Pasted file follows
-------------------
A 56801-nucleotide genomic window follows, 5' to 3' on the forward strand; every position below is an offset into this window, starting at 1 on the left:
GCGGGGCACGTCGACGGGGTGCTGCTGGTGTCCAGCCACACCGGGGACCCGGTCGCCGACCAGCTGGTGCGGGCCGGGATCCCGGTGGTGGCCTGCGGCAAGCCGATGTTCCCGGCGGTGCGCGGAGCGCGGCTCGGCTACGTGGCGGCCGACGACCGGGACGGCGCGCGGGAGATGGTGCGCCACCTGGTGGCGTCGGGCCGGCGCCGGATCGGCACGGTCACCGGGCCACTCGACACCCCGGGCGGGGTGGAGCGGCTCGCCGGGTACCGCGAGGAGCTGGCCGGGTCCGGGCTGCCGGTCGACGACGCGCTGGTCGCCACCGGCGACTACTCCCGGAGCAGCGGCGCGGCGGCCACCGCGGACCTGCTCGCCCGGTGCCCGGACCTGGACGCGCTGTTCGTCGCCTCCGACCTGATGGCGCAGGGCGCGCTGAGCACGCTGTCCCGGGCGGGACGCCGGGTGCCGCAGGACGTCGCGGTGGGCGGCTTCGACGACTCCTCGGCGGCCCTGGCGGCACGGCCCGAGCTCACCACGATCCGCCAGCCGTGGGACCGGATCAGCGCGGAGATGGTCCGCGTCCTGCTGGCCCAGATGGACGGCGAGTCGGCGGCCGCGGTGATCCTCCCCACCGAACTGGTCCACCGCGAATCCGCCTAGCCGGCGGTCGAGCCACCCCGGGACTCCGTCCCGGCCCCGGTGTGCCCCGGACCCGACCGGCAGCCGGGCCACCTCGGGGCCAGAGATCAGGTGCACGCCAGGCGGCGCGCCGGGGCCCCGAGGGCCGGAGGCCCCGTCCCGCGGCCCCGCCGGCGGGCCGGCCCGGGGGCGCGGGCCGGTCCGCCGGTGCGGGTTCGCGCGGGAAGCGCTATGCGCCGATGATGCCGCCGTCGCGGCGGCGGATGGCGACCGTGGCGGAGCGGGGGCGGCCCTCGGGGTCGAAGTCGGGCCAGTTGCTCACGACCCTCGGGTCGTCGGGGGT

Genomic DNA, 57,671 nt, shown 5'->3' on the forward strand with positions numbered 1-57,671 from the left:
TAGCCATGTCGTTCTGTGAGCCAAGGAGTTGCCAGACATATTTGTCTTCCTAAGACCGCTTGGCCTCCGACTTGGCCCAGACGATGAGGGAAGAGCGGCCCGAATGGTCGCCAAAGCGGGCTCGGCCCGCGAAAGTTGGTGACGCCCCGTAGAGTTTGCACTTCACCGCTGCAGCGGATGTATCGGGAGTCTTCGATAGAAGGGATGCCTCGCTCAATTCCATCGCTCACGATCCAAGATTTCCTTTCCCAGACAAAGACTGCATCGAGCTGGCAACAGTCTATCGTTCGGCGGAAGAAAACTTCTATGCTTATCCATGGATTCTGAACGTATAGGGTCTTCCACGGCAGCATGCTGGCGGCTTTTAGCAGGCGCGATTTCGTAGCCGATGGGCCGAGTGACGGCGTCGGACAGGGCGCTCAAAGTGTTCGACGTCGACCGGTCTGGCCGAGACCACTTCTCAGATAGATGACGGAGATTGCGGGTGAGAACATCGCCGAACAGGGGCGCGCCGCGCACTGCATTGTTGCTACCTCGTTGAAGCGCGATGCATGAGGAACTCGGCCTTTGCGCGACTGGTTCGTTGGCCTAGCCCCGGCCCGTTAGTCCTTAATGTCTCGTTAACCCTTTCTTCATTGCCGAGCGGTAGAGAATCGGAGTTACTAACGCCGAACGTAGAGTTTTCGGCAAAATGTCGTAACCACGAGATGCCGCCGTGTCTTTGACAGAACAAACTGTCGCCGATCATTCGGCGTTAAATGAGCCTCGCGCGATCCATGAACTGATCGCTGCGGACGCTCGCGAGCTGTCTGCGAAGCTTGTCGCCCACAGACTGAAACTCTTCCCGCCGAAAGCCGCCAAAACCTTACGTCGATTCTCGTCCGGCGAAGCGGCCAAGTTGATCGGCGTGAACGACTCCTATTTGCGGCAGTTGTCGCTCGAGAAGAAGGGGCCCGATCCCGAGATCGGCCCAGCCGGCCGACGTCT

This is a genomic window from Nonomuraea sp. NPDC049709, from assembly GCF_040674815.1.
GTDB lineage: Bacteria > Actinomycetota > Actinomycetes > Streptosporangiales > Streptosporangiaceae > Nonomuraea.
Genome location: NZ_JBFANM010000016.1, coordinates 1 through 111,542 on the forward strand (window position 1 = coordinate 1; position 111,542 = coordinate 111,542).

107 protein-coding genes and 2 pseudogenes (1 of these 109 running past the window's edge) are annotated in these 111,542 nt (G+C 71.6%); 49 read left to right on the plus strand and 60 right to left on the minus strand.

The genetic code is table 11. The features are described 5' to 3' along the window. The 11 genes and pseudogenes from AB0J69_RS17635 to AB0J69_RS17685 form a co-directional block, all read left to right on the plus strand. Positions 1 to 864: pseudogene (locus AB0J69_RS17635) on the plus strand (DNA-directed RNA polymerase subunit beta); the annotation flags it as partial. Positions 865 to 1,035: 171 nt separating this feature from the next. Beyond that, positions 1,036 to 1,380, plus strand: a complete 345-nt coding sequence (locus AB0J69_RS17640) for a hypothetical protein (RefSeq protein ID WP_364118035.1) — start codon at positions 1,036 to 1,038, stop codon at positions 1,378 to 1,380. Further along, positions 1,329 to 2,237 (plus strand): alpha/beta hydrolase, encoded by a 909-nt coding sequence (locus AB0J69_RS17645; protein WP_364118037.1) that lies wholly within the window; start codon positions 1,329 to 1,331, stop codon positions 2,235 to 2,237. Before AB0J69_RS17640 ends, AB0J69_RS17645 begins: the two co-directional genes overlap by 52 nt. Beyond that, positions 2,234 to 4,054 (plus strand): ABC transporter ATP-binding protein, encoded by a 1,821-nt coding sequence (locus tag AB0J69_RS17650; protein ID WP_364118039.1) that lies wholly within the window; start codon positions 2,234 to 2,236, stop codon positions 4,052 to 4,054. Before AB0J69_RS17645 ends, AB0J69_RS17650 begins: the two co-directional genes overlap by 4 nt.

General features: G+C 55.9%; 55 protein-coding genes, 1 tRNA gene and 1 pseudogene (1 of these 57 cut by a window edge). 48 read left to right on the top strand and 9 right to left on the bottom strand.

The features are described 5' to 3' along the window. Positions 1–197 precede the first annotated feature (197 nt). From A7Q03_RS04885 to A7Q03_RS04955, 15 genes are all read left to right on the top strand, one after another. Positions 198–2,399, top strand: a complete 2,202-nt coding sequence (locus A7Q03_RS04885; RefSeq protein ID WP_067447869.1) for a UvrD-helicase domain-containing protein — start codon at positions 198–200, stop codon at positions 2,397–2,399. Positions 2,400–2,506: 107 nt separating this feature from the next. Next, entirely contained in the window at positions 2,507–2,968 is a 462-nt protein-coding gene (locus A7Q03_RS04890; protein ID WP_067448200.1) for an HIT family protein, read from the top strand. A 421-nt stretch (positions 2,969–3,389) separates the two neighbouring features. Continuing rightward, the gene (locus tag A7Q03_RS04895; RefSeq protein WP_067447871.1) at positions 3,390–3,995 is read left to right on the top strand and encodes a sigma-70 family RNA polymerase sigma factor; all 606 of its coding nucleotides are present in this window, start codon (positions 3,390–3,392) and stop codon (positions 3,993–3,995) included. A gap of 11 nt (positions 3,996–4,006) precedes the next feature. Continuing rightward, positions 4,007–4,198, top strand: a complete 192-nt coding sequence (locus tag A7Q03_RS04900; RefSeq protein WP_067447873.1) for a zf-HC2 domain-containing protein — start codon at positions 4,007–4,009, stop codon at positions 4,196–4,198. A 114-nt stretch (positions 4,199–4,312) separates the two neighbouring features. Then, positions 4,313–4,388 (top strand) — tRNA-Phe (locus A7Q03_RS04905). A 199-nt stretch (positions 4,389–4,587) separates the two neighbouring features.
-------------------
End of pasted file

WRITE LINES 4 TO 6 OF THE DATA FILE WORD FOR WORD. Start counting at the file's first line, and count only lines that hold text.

TAGCCATGTCGTTCTGTGAGCCAAGGAGTTGCCAGACATATTTGTCTTCCTAAGACCGCTTGGCCTCCGACTTGGCCCAGACGATGAGGGAAGAGCGGCCCGAATGGTCGCCAAAGCGGGCTCGGCCCGCGAAAGTTGGTGACGCCCCGTAGAGTTTGCACTTCACCGCTGCAGCGGATGTATCGGGAGTCTTCGATAGAAGGGATGCCTCGCTCAATTCCATCGCTCACGATCCAAGATTTCCTTTCCCAGACAAAGACTGCATCGAGCTGGCAACAGTCTATCGTTCGGCGGAAGAAAACTTCTATGCTTATCCATGGATTCTGAACGTATAGGGTCTTCCACGGCAGCATGCTGGCGGCTTTTAGCAGGCGCGATTTCGTAGCCGATGGGCCGAGTGACGGCGTCGGACAGGGCGCTCAAAGTGTTCGACGTCGACCGGTCTGGCCGAGACCACTTCTCAGATAGATGACGGAGATTGCGGGTGAGAACATCGCCGAACAGGGGCGCGCCGCGCACTGCATTGTTGCTACCTCGTTGAAGCGCGATGCATGAGGAACTCGGCCTTTGCGCGACTGGTTCGTTGGCCTAGCCCCGGCCCGTTAGTCCTTAATGTCTCGTTAACCCTTTCTTCATTGCCGAGCGGTAGAGAATCGGAGTTACTAACGCCGAACGTAGAGTTTTCGGCAAAATGTCGTAACCACGAGATGCCGCCGTGTCTTTGACAGAACAAACTGTCGCCGATCATTCGGCGTTAAATGAGCCTCGCGCGATCCATGAACTGATCGCTGCGGACGCTCGCGAGCTGTCTGCGAAGCTTGTCGCCCACAGACTGAAACTCTTCCCGCCGAAAGCCGCCAAAACCTTACGTCGATTCTCGTCCGGCGAAGCGGCCAAGTTGATCGGCGTGAACGACTCCTATTTGCGGCAGTTGTCGCTCGAGAAGAAGGGGCCCGATCCCGAGATCGGCCCAGCCGGCCGACGTCT

This is a genomic window from Nonomuraea sp. NPDC049709, from assembly GCF_040674815.1.
GTDB lineage: Bacteria > Actinomycetota > Actinomycetes > Streptosporangiales > Streptosporangiaceae > Nonomuraea.